Ford, A. G. (1962), The Gold Standard, 1880-1914: Britain and Argentina, Oxford: Clarendom Press, pp. 3-29.

Eichengreen, B. (1996), Globalizing Capital: A History of the International Monetary System, Princeton: Princeton University Press, pp. 7-44.

Bordo, M., and H. Rockoff (1996), “The Gold Standard as a ‘Good Housekeeping Seal of Approval’,” Journal of Economic History, 56(2), pp. 389–428.

Vernengo, M. (2003), “The Gold Standard and Center Periphery Interactions,” in L-P. Rochon and S. Rossi, eds., Modern Theories of Money, Cheltenham: Edward Elgar.

 

7. The German Hyperinflation

There are two interpretations of the German hyperinflation. Some authors emphasize the role of reparations, foreign exchange devaluations and distributive conflict, while others emphasize fiscal imbalances and monetization of public debt.

 

Holtfrerich, C-L. (1986), The German Hyperinflation, 1914-1923, Berlin: Walter de Gruyter, pp. 301-34.

Burkett, P. and R. Burdekin (1993), “Real Wages and Distributional Conflict in the German Hyperinflation,” Australian Economic Papers, 32(60), pp. 73-92.

Feldman, G. (1996), The Great Disorder: Politics, Economics, and Society in the German Inflation, 1914-1924, New York: Oxford, pp. 576-627.

 

8. The Gold Standard and the Depression

Conventional explanations of the Depression emphasized domestic causes – Friedman’s great contraction versus Temin’s consumption decline.  More recently the international causes of the depression, associated with the functioning of the Gold Standard, have received more attention.

 

Eichengreen, B. and J. Sachs (1985), “Exchange Rates and Economic Recovery in the 1930s,” Journal of Economic History, 45(4), pp. 925-46.

Temin, P. (1989), Lessons from the Depression, Cambridge: MIT Press, pp. 1-40.

Eichengreen, B. (1992), “The Origins and Nature of the Great Slump Revisited,” Economic History Review, 45(2), pp. 213-39.

 

9. The Rise and Fall of the Golden Age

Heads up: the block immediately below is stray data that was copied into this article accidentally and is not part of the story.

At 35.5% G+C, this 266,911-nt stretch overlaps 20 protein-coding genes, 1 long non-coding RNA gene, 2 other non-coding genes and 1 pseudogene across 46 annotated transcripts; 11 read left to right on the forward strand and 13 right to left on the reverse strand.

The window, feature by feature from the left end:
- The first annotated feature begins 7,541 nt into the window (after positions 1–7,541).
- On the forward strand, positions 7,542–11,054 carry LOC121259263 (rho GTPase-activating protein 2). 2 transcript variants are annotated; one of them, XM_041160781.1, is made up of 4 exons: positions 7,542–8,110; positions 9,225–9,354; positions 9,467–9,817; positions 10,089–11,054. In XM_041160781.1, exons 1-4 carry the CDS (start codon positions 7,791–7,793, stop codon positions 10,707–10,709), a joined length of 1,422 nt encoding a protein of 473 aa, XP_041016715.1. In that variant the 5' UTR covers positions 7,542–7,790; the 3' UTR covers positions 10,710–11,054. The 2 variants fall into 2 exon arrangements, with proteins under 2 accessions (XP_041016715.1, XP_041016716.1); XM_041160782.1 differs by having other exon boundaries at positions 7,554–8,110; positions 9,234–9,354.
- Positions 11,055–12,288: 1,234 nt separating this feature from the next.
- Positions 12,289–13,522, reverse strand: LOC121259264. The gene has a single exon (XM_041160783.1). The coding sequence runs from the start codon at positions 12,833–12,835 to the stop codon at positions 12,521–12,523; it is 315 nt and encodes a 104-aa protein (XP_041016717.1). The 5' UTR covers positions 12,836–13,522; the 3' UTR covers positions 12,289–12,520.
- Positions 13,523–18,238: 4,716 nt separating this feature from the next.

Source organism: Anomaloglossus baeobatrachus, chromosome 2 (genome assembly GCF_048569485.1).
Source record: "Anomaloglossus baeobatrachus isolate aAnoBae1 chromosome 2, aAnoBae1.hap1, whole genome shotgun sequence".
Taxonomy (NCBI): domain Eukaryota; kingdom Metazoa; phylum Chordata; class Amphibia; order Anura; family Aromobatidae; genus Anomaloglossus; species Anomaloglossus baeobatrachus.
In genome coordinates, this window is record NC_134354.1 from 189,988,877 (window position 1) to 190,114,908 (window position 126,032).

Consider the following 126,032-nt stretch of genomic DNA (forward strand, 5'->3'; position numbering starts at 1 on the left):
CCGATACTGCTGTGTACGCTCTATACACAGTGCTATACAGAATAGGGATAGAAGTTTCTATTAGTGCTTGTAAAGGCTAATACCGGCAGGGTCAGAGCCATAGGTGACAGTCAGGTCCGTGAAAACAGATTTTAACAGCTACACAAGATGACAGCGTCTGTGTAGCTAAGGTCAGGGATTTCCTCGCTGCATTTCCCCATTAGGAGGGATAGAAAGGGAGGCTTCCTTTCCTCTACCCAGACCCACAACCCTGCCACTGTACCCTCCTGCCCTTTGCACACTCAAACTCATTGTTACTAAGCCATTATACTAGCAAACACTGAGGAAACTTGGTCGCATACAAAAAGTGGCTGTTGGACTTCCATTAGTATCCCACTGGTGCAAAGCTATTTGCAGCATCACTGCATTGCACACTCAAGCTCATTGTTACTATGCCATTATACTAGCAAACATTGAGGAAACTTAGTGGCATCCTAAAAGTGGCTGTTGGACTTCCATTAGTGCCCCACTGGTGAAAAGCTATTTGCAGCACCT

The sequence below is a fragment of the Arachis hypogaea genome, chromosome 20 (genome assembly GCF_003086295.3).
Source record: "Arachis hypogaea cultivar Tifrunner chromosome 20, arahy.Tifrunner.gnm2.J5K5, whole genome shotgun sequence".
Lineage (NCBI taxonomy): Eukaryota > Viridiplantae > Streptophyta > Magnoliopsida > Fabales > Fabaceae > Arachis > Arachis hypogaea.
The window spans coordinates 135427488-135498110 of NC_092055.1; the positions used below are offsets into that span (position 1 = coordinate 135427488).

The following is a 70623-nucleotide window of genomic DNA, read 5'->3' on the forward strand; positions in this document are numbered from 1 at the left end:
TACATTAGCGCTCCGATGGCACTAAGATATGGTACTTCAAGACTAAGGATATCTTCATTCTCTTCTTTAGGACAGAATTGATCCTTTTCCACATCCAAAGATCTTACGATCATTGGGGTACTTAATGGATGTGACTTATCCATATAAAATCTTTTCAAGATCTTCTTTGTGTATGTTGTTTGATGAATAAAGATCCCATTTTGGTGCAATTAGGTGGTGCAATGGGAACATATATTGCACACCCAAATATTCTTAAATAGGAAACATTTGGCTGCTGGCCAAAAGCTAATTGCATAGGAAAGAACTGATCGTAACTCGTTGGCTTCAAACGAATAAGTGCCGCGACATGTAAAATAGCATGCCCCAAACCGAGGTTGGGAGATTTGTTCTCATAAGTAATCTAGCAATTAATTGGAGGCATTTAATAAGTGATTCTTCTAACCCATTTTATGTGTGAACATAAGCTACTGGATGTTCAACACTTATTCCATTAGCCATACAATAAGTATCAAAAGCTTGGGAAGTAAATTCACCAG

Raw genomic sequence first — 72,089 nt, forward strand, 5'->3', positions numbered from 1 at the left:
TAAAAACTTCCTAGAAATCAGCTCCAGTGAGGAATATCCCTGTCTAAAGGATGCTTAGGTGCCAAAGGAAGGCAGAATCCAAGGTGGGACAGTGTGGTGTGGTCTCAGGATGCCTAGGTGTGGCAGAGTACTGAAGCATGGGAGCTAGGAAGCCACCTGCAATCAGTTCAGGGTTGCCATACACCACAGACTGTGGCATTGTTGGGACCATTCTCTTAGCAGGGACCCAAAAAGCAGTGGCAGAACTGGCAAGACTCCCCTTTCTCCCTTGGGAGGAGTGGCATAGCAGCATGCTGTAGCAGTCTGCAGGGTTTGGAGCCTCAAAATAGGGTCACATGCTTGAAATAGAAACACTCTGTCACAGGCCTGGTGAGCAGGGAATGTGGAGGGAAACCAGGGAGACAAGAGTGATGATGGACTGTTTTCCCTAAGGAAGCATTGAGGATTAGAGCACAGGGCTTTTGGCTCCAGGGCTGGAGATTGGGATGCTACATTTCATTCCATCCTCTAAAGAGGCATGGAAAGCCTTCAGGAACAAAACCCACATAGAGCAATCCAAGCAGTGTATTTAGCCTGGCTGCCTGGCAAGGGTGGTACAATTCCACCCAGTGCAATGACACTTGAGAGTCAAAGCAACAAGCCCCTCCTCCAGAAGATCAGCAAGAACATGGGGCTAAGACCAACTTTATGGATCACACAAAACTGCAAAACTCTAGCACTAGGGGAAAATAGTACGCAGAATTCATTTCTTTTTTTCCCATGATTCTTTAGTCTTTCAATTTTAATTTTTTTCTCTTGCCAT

The quarter century following post-World War II reconstruction was a period of unprecedented prosperity and expansion for the world economy.  The particular conditions for the Golden Age and its collapse are analyzed.

 

Glyn, A., A. Hughes, A. Lipietz, and A. Singh (1990), “The Rise and Fall of the Golden Age,” in S. Marglin and J. Schor eds., The Golden Age of Capitalism, Oxford: Clarendon Press, pp. 39-125.

DeLong, B. and B. Eichengreen (1993), “The Marshall Plan: History’s Most Successful Structural Adjustment Program,” in R. Dornbusch, W. Nolling and R. Layard, eds., Post-War Reconstruction and Lessons for the East Today, Cambridge: MIT Press.

Helleiner, E. (1994), States and the Reemergence of Global Finance, Ithaca: Cornell University Press, pp. 1-22.

 

10. Is Globalization Today Different?

Some authors suggest that there is a parallel between current globalization trends and the half century of international economic integration before the First World War. Others remain skeptical emphasizing that the first period was not one of trade liberalization, nor one of reduced expectations about the role of the State.

 

Bairoch, P. and R. Kozul-Wright (1996), “Globalization Myths: Some Historical Reflections of Integration, Industrialization and Growth, in the World Economy,” UNCTAD Working Paper No 113.

Glyn, A. and R. Sutcliffe (1999), “Still Underwhelmed: Indicators of Globalization and their Misinterpretation,” Review of Radical Political Economics, 31(1), pp. 111-32.

Bordo, M., B. Eichengreen and D. Irwin (1999), “Is Globalization Today Really Different from Globalization a Hundred Years Ago?” NBER Working Paper No 7195.